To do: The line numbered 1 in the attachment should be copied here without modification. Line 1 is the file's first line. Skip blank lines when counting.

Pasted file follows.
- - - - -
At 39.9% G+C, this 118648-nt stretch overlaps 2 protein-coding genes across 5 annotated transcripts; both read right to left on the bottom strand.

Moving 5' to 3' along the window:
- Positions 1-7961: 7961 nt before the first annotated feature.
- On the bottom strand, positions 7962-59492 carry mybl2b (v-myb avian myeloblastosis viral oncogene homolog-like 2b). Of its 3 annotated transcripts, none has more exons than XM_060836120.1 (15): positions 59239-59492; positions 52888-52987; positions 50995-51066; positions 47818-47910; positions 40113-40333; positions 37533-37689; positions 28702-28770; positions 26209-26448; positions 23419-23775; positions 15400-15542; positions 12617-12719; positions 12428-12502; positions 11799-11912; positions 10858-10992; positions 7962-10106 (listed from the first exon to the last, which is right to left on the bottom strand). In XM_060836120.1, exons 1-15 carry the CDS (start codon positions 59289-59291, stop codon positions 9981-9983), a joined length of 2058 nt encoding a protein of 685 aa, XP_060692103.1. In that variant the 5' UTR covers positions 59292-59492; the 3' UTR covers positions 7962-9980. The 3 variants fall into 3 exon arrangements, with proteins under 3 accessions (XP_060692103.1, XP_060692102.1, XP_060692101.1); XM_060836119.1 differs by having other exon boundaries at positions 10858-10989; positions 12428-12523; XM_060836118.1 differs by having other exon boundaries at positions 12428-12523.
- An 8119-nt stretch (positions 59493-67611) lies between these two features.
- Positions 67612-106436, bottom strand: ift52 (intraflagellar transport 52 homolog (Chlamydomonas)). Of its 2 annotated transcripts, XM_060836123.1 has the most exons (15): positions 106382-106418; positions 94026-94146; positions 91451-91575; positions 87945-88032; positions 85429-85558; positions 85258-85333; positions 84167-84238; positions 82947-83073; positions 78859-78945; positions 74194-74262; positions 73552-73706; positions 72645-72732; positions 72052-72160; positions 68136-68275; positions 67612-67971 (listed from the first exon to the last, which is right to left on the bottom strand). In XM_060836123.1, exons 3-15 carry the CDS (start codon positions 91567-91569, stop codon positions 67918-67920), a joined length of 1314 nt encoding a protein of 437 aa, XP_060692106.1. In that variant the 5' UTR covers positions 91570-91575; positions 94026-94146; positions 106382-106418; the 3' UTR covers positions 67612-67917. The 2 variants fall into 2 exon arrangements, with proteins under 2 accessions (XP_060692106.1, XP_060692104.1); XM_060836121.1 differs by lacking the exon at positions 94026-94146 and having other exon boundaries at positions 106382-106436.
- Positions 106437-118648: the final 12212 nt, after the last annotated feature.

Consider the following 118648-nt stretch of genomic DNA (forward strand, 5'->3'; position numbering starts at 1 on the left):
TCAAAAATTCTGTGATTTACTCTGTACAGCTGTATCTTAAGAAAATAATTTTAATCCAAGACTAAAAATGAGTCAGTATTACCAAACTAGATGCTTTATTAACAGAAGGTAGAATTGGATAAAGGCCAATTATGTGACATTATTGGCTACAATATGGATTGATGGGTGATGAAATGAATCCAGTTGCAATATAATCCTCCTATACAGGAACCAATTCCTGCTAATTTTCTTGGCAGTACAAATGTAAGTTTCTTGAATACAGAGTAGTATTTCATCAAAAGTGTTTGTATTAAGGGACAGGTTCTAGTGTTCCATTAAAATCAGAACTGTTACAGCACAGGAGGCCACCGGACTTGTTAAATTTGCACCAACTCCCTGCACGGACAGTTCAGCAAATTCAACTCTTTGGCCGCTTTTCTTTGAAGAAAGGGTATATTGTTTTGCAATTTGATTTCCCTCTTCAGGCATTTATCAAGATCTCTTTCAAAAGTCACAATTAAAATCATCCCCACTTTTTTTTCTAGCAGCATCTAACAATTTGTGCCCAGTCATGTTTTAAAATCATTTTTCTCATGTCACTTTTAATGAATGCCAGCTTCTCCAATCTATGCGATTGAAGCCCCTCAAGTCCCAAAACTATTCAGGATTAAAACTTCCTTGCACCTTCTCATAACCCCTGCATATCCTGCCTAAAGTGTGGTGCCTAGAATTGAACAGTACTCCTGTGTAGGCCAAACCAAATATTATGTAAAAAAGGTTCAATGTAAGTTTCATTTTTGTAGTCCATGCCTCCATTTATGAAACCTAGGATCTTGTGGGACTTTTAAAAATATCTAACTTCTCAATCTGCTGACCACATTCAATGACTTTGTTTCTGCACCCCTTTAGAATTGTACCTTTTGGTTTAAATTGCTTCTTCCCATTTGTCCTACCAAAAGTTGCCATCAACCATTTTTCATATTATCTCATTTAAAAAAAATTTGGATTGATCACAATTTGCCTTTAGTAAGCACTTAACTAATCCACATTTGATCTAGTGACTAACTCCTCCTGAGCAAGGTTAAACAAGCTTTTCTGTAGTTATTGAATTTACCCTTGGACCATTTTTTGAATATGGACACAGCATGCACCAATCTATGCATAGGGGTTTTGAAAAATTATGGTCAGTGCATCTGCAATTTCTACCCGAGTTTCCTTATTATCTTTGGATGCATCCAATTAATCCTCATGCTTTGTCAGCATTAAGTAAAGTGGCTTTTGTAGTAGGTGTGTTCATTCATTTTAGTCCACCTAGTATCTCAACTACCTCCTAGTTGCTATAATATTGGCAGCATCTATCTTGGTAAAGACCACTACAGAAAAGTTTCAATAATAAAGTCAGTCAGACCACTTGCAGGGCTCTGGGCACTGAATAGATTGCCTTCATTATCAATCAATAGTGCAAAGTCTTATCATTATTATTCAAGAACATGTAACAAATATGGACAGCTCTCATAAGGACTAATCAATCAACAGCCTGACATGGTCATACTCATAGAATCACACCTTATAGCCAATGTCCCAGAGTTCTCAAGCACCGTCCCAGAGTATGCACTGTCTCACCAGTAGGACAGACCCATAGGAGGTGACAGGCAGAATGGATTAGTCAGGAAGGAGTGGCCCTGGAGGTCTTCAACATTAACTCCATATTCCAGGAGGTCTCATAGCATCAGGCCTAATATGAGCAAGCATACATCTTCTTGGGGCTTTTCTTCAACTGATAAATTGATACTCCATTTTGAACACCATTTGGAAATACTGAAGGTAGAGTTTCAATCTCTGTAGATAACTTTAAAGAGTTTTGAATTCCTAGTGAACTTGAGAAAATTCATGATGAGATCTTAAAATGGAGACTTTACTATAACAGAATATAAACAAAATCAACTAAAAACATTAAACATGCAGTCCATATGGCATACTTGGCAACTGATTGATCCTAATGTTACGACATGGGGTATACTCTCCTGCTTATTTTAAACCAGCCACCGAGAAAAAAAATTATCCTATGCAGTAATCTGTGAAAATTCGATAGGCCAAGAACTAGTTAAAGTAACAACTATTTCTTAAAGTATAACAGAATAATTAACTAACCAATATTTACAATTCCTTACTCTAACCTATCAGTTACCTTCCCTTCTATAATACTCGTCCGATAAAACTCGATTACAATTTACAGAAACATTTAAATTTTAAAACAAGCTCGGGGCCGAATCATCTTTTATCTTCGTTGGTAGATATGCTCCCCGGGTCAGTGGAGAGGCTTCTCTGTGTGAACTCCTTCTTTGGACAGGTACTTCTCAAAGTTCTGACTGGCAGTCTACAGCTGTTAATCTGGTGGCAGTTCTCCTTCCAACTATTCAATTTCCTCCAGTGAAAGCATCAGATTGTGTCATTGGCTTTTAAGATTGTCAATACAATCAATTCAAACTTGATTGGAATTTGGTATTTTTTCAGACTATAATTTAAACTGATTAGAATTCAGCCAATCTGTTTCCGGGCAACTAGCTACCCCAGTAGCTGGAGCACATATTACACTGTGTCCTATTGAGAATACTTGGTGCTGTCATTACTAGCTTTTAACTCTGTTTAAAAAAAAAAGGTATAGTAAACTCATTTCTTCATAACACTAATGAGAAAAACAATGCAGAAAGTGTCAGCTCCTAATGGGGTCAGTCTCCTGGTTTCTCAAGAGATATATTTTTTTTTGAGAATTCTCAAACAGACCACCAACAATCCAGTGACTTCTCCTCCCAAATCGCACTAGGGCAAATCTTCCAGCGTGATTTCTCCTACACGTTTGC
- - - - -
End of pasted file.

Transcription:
At 39.9% G+C, this 118648-nt stretch overlaps 2 protein-coding genes across 5 annotated transcripts; both read right to left on the bottom strand.